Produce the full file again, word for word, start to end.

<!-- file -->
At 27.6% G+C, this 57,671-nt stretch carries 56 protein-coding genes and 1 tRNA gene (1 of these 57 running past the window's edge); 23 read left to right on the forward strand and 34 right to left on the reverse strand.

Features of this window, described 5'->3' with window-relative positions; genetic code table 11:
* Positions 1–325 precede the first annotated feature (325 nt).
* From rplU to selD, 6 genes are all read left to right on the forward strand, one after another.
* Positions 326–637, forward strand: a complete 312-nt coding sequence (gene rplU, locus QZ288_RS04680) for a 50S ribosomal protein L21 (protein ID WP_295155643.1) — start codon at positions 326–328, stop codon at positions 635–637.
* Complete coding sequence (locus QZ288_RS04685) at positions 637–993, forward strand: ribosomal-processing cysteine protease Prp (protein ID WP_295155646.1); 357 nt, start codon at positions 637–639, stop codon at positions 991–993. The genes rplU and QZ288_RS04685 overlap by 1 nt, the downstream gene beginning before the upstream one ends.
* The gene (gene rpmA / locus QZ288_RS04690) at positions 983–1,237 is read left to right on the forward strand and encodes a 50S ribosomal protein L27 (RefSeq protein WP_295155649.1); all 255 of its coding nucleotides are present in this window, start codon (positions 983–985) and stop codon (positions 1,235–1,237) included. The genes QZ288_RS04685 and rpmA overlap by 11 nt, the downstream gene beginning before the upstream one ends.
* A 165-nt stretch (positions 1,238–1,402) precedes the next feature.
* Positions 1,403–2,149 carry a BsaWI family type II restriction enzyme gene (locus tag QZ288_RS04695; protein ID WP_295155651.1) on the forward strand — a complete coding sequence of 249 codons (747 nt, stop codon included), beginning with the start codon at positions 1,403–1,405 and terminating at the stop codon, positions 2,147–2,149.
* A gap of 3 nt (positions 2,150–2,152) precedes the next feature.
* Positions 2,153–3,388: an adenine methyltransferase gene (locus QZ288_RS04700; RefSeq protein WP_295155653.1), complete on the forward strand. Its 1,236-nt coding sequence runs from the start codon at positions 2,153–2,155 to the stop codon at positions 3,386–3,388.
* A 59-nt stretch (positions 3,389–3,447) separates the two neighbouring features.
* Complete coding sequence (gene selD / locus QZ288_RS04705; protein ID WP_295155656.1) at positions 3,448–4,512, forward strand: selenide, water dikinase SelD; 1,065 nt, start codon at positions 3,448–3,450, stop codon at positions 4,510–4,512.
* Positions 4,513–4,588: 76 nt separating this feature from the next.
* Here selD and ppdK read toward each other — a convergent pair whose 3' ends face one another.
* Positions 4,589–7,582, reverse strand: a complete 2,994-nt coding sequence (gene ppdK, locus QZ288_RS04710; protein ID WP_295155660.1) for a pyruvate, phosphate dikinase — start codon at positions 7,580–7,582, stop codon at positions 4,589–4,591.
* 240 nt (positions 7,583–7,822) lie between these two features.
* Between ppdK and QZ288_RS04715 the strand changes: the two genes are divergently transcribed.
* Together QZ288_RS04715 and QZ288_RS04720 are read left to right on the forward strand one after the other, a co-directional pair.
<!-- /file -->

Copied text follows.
At 27.6% G+C, this 57,671-nt stretch carries 56 protein-coding genes and 1 tRNA gene (1 of these 57 running past the window's edge); 23 read left to right on the forward strand and 34 right to left on the reverse strand.

Features of this window, described 5'->3' with window-relative positions; genetic code table 11:
* Positions 1–325 precede the first annotated feature (325 nt).
* From rplU to selD, 6 genes are all read left to right on the forward strand, one after another.
* Positions 326–637, forward strand: a complete 312-nt coding sequence (gene rplU, locus QZ288_RS04680) for a 50S ribosomal protein L21 (protein ID WP_295155643.1) — start codon at positions 326–328, stop codon at positions 635–637.
* Complete coding sequence (locus QZ288_RS04685) at positions 637–993, forward strand: ribosomal-processing cysteine protease Prp (protein ID WP_295155646.1); 357 nt, start codon at positions 637–639, stop codon at positions 991–993. The genes rplU and QZ288_RS04685 overlap by 1 nt, the downstream gene beginning before the upstream one ends.
* The gene (gene rpmA / locus QZ288_RS04690) at positions 983–1,237 is read left to right on the forward strand and encodes a 50S ribosomal protein L27 (RefSeq protein WP_295155649.1); all 255 of its coding nucleotides are present in this window, start codon (positions 983–985) and stop codon (positions 1,235–1,237) included. The genes QZ288_RS04685 and rpmA overlap by 11 nt, the downstream gene beginning before the upstream one ends.
* A 165-nt stretch (positions 1,238–1,402) precedes the next feature.
* Positions 1,403–2,149 carry a BsaWI family type II restriction enzyme gene (locus tag QZ288_RS04695; protein ID WP_295155651.1) on the forward strand — a complete coding sequence of 249 codons (747 nt, stop codon included), beginning with the start codon at positions 1,403–1,405 and terminating at the stop codon, positions 2,147–2,149.
* A gap of 3 nt (positions 2,150–2,152) precedes the next feature.
* Positions 2,153–3,388: an adenine methyltransferase gene (locus QZ288_RS04700; RefSeq protein WP_295155653.1), complete on the forward strand. Its 1,236-nt coding sequence runs from the start codon at positions 2,153–2,155 to the stop codon at positions 3,386–3,388.
* A 59-nt stretch (positions 3,389–3,447) separates the two neighbouring features.
* Complete coding sequence (gene selD / locus QZ288_RS04705; protein ID WP_295155656.1) at positions 3,448–4,512, forward strand: selenide, water dikinase SelD; 1,065 nt, start codon at positions 3,448–3,450, stop codon at positions 4,510–4,512.
* Positions 4,513–4,588: 76 nt separating this feature from the next.
* Here selD and ppdK read toward each other — a convergent pair whose 3' ends face one another.
* Positions 4,589–7,582, reverse strand: a complete 2,994-nt coding sequence (gene ppdK, locus QZ288_RS04710; protein ID WP_295155660.1) for a pyruvate, phosphate dikinase — start codon at positions 7,580–7,582, stop codon at positions 4,589–4,591.
* 240 nt (positions 7,583–7,822) lie between these two features.
* Between ppdK and QZ288_RS04715 the strand changes: the two genes are divergently transcribed.
* Together QZ288_RS04715 and QZ288_RS04720 are read left to right on the forward strand one after the other, a co-directional pair.